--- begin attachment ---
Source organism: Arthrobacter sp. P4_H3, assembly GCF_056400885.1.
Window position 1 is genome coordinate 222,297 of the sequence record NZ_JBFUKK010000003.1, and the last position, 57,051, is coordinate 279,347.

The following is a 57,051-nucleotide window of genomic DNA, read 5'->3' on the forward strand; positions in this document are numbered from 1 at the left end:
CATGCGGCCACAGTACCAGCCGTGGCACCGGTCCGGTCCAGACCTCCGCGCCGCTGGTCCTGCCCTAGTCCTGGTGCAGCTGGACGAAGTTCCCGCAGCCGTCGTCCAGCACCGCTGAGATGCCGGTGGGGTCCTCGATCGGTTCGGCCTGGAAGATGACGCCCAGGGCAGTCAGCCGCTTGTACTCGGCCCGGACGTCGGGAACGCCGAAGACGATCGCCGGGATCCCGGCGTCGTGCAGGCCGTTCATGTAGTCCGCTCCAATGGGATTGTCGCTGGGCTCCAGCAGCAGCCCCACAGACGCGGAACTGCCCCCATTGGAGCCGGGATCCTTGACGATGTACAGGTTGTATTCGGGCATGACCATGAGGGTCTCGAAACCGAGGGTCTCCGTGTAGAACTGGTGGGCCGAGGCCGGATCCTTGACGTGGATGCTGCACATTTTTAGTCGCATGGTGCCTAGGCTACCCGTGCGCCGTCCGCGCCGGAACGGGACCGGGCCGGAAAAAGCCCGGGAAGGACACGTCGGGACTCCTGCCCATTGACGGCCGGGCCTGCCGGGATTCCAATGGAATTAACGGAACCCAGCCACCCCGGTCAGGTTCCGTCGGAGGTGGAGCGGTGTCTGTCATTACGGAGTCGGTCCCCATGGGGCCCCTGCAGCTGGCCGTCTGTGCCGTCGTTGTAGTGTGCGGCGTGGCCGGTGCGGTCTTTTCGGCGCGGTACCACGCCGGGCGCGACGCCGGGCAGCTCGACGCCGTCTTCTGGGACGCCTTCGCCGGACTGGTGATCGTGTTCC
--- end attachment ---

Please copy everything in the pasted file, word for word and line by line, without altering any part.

Source organism: Arthrobacter sp. P4_H3, assembly GCF_056400885.1.
Window position 1 is genome coordinate 222,297 of the sequence record NZ_JBFUKK010000003.1, and the last position, 57,051, is coordinate 279,347.

The following is a 57,051-nucleotide window of genomic DNA, read 5'->3' on the forward strand; positions in this document are numbered from 1 at the left end:
CATGCGGCCACAGTACCAGCCGTGGCACCGGTCCGGTCCAGACCTCCGCGCCGCTGGTCCTGCCCTAGTCCTGGTGCAGCTGGACGAAGTTCCCGCAGCCGTCGTCCAGCACCGCTGAGATGCCGGTGGGGTCCTCGATCGGTTCGGCCTGGAAGATGACGCCCAGGGCAGTCAGCCGCTTGTACTCGGCCCGGACGTCGGGAACGCCGAAGACGATCGCCGGGATCCCGGCGTCGTGCAGGCCGTTCATGTAGTCCGCTCCAATGGGATTGTCGCTGGGCTCCAGCAGCAGCCCCACAGACGCGGAACTGCCCCCATTGGAGCCGGGATCCTTGACGATGTACAGGTTGTATTCGGGCATGACCATGAGGGTCTCGAAACCGAGGGTCTCCGTGTAGAACTGGTGGGCCGAGGCCGGATCCTTGACGTGGATGCTGCACATTTTTAGTCGCATGGTGCCTAGGCTACCCGTGCGCCGTCCGCGCCGGAACGGGACCGGGCCGGAAAAAGCCCGGGAAGGACACGTCGGGACTCCTGCCCATTGACGGCCGGGCCTGCCGGGATTCCAATGGAATTAACGGAACCCAGCCACCCCGGTCAGGTTCCGTCGGAGGTGGAGCGGTGTCTGTCATTACGGAGTCGGTCCCCATGGGGCCCCTGCAGCTGGCCGTCTGTGCCGTCGTTGTAGTGTGCGGCGTGGCCGGTGCGGTCTTTTCGGCGCGGTACCACGCCGGGCGCGACGCCGGGCAGCTCGACGCCGTCTTCTGGGACGCCTTCGCCGGACTGGTGATCGTGTTCC